editorial writer, Detroit Free Press
Barbara Stanton held many positions during her 40 years with the Detroit Free Press, but she will always be remembered for the clear, crisp, powerful writing that moved readers and helped to preserve Michigan’s environment.
As well as being an editorial writer, she was the first female associate editor of the editorial page, a copy editor and one of a team of reporters that won a Pulitzer Prize for the Detroit Free Press for its coverage of the 1967 Detroit riots. But most of all, Stanton stands as a journalist who influenced decision- makers across Michigan through her editorial writing.
“Barbara’s work and professionalism set the highest standards,” wrote former Michigan Gov. William Milliken. “I know of no one whose knowledge and influence in the area of environmental and natural resources is more greatly understood or respected.”
Colleagues and friends know the Detroit native as a tireless environmental advocate who is never afraid to challenge prevailing wisdom. However, Stanton is well versed in virtually every area of reporting. This is evident from her 1967 coverage of the Detroit riots when she wrote about the infamous “Algiers Motel Incident,” in which three men were slain by Detroit police. She and the other reporters on her team were awarded the Pulitzer Prize for their work in examining and investigating all 43 deaths that occurred as a result of the riots.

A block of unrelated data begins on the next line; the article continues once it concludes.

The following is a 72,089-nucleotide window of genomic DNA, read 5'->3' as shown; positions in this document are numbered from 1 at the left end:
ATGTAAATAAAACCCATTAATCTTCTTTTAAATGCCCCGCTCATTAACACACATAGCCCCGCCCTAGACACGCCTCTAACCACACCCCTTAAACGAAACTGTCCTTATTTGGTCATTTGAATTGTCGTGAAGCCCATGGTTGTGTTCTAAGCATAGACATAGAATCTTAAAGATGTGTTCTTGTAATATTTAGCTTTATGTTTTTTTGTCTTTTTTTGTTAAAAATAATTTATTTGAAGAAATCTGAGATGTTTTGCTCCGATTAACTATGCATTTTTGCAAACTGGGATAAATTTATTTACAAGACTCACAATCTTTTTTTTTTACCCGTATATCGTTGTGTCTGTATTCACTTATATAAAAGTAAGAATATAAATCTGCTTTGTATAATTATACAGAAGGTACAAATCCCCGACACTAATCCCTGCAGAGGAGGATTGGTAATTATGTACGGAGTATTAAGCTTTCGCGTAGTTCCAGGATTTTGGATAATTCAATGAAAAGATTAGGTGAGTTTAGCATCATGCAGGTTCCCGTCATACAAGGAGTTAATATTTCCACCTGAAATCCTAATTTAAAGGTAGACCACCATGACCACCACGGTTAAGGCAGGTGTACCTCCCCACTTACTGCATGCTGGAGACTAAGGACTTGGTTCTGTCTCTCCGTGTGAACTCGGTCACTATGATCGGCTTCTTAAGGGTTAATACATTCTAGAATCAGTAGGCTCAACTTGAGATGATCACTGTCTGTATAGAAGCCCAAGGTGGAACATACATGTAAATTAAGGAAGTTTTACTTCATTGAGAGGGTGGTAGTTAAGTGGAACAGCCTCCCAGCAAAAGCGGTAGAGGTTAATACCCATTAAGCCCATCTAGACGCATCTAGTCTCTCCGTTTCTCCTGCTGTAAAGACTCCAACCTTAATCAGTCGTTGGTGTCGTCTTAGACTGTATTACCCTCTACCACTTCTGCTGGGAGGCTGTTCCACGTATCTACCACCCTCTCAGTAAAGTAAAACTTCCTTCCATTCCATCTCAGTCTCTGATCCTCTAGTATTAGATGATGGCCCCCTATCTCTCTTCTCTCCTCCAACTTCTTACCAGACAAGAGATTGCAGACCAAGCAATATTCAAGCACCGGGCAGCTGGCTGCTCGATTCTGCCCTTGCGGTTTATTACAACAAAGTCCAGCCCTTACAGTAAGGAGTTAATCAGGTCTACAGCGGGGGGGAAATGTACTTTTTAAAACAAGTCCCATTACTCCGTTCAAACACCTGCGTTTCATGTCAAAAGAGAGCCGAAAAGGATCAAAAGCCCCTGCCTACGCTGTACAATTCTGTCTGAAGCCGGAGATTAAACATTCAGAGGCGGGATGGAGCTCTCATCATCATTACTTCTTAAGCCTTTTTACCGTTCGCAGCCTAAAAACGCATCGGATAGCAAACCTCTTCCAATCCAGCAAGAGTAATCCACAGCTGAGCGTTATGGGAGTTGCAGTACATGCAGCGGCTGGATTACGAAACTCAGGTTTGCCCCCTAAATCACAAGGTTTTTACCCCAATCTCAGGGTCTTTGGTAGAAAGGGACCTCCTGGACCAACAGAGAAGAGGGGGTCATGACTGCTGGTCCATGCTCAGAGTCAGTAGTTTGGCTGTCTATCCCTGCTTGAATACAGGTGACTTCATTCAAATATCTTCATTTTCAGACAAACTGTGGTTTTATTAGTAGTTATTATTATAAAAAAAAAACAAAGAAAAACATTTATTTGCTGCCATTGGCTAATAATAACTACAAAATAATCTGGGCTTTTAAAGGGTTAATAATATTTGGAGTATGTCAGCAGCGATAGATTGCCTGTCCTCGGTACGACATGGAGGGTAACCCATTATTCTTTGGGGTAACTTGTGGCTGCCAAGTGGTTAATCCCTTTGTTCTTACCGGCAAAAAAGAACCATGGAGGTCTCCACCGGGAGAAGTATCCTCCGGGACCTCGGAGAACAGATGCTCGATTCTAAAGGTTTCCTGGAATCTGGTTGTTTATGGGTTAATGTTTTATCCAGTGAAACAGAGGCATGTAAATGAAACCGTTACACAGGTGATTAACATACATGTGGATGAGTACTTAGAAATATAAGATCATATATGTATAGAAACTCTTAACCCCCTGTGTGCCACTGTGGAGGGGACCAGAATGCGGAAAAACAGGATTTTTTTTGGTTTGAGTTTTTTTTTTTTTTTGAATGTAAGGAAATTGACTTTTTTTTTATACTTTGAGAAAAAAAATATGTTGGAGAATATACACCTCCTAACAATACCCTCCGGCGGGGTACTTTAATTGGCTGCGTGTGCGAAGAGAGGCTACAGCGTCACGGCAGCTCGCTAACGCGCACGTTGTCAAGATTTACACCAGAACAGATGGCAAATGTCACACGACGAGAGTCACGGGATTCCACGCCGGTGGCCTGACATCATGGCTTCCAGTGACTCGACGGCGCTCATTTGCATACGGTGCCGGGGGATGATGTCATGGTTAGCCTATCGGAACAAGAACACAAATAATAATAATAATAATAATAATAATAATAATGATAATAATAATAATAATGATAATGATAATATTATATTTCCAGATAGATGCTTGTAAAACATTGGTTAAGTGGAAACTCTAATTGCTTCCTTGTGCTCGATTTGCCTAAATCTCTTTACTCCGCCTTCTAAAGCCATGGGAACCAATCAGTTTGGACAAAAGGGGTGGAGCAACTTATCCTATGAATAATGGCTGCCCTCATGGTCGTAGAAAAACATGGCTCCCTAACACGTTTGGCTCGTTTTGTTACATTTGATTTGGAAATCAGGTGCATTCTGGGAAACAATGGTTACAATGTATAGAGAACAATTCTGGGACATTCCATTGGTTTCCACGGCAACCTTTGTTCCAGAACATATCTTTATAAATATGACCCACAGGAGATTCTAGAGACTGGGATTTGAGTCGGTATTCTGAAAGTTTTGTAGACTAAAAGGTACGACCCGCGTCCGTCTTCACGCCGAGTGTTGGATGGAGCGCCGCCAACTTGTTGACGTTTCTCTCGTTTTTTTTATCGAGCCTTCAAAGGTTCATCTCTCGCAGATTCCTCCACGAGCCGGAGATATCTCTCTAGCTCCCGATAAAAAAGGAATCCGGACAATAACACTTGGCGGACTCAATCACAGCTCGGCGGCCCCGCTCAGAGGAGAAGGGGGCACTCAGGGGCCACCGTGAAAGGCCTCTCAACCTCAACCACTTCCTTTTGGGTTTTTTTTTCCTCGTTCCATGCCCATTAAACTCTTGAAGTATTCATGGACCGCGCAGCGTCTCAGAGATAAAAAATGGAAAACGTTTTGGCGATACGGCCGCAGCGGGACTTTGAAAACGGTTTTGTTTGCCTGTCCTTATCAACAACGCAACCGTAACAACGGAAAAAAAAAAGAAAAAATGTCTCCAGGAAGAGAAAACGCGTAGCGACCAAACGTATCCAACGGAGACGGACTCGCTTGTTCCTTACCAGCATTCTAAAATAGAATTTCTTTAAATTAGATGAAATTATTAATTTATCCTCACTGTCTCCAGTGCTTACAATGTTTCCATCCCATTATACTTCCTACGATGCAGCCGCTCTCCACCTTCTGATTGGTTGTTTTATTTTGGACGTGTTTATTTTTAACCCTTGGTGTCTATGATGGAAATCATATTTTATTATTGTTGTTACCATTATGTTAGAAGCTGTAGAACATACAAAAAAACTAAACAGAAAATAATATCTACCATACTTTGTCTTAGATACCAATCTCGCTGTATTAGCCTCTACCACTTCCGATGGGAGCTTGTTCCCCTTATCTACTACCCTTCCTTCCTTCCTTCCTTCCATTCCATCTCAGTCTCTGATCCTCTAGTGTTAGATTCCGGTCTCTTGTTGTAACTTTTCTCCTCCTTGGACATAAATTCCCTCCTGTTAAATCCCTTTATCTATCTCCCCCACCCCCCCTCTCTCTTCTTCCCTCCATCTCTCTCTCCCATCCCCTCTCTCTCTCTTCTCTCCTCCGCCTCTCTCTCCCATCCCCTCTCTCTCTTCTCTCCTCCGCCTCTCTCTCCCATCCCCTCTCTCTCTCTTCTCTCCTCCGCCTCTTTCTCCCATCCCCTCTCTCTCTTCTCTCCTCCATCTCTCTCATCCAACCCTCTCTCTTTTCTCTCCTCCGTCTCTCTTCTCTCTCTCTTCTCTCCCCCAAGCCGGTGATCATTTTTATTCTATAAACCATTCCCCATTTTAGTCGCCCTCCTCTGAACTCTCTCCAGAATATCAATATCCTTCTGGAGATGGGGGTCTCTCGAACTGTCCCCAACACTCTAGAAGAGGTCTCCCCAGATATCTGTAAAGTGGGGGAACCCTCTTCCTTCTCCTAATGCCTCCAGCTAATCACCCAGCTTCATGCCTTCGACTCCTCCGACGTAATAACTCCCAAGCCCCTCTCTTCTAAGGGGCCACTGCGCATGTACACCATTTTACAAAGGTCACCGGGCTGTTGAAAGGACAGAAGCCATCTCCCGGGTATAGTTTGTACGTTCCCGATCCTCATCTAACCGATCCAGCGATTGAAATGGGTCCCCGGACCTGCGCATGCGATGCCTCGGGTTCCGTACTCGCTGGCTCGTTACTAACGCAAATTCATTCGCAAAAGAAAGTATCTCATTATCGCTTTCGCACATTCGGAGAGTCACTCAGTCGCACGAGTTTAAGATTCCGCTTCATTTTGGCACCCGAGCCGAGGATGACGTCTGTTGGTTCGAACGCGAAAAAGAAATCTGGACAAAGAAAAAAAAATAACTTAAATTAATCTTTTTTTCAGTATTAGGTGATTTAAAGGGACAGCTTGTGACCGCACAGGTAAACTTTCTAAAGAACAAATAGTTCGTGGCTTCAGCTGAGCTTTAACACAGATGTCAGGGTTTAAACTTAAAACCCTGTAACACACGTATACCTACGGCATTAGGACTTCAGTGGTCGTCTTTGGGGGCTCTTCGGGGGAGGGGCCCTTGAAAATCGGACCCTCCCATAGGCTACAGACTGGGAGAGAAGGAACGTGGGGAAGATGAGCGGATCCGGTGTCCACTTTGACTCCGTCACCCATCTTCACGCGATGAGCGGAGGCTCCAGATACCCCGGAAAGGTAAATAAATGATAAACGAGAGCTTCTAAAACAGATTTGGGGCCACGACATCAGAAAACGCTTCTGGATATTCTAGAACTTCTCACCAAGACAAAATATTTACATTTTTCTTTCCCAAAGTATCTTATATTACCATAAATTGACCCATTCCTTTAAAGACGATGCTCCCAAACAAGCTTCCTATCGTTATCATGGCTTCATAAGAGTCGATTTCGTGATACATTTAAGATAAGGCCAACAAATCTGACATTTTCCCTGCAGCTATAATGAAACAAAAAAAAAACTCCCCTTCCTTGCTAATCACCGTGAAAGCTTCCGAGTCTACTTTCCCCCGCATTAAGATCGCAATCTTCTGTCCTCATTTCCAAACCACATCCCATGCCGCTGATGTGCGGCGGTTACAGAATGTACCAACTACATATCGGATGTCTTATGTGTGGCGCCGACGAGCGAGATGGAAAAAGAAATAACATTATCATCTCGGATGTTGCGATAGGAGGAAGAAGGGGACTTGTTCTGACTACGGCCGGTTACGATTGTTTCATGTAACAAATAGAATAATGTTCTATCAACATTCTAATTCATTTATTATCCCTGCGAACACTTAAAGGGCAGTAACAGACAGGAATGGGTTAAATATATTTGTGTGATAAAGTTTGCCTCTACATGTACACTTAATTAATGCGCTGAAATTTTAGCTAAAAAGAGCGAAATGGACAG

The Pulitzer is only one of many awards during Stanton’s career. She was awarded the Scripps Howard Foundation’s Walker Stone Award for outstanding editorial writing in 1979 and has earned numerous awards from the Associated Press, UPI, the Press Club Foundation and the State Bar of Michigan.
With all of her accomplishments, Stanton remains best known for her passionate editorial style and gifted way with words. Detroit Free Press Publisher Heath Meriwether said of her work: “Passion seasoned by reason. That was a Stanton editorial.”